WVU left tackle Don Barclay (6'4", 310) and center Joe Madsen (6'4", 301) are mainstays on the line, while Jeff Braun (6'4", 322) is holding his own as a replacement for Josh Jenkins at left guard.
Tyler Rader (6'3", 296) and Pat Eger (6'6", 301) are also getting better with each start.
Seriously, did you watch these guys from LSU against Mississippi State last week?
I don't care how much talent they lost from last year, the Tigers' defensive line is one of the top five in the nation.
West Virginia's isn't too bad either and is led by sack-machine Bruce Irvin. Only problem is he has just one sack through three games.
You thought the defensive line was good, how about these linebackers at LSU?
A senior-laden group with Ryan Baker (seven tackles), Stefoin Francois (two tackles) and Karnell Hatcher (two tackles) and sophomore Kevin Minter (10 tackles).
WVU's Najee Goode will start his 17th straight game Saturday, but the rest of the linebacking corps is inexperienced.
The linebackers also had a rough go of it in the second half at Maryland.
Corner Tyrann Mathieu is enjoying a great start to 2011 and leads the team with 24 tackles, including three for a loss. Safety Brandon Taylor has 17 tackles and corner Morris Claiborne (13 tackles) is arguably the best of the group.
Are they as good as last year? Probably not, but it's hard to tell much of a difference.
WVU allowed Maryland quarterback Danny O'Brien to complete 34-of-52 passes for 289 yards and a touchdown. However, they also picked off three of his passes, including a key late-game interception by Eain Smith to preserve the win.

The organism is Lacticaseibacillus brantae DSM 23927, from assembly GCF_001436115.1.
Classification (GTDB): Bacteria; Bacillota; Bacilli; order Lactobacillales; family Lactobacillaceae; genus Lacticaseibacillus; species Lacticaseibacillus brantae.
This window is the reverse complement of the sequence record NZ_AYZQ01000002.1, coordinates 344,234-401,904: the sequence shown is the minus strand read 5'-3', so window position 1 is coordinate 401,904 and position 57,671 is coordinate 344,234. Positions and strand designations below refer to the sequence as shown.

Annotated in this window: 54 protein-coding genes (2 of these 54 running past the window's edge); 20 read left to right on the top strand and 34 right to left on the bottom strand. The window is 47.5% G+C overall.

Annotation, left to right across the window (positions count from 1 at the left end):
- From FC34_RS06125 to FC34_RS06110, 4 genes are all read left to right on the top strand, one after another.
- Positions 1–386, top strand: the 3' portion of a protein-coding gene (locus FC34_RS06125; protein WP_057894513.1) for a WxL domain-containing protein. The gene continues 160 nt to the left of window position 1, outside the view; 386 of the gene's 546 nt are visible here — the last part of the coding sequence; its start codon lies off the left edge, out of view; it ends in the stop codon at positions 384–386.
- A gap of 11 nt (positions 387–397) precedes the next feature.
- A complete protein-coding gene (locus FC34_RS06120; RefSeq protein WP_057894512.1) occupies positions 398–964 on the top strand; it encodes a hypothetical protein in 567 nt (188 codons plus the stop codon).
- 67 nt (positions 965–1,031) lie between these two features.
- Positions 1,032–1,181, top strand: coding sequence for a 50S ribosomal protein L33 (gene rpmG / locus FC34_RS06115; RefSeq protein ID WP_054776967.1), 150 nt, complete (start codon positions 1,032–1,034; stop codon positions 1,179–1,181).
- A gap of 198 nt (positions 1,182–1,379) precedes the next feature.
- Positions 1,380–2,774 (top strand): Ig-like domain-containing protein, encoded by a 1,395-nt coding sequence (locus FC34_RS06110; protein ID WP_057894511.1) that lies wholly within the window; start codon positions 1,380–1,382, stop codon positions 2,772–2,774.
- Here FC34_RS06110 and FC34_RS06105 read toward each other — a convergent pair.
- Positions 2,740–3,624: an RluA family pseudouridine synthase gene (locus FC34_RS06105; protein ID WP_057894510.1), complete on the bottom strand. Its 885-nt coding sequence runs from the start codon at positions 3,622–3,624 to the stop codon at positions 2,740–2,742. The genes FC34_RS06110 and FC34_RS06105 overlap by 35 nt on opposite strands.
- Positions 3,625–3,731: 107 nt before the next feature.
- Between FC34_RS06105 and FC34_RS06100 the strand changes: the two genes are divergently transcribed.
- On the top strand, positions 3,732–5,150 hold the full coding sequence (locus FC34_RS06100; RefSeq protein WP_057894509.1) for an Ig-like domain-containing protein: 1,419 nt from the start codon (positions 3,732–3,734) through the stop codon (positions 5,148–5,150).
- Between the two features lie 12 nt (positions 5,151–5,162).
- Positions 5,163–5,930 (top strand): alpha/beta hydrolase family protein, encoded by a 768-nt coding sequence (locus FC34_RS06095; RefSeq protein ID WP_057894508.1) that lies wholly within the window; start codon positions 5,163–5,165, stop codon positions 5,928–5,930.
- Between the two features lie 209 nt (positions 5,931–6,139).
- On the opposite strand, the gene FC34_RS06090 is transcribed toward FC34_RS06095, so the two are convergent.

Senior Keith Tandy is WVU's best corner, but Pat Miller is getting better. The safeties are equally important to West Virginia's 3-3-5 defensive alignment. Terence Garvin had an interception return for a TD last week.
LSU's next great returners are Morris Claiborne (kickoffs) and Tyrann Mathieu (punts). Claiborne is averaging 23 yards a return, while Mathieu is only averaging 3.5 a return.
The kicking game has two new faces with Drew Alleman as the placekicker and Brad Wing at punter.
West Virginia kicker Tyler Bitancurt appears to have bounced back after a subpar 2010. He's hit 7-of-8 field goals and all 15 PATs.
Tavon Austin has been a serious threat returning punts and kickoffs. He's averaging 22 yards a punt and 29.4 on kickoffs, including a touchdown.
Edge: West Virginia
You get the Mad Hatter and the guy who downs Red Bulls on the sidelines.
Les Miles has a track record of winning and recruiting great talent.
Dana Holgorsen is one of the game's great offensive minds.
Right now, experience is more important than potential.
West Virginia was holding out hope that it would be the 14th team added to the SEC.
Well, that dream fell through. Now the Mountaineers can use the dis as motivation to prove they belong with the likes of LSU.
It also helps that it's a night game in Morgantown.
Edge: West Virginia
Make the Pick
This game is going to be close, and WVU will have a chance to pull the upset.
But Les Miles wins these games, and when it comes down to it the Tigers have more talent.
Winner: LSU, 24-20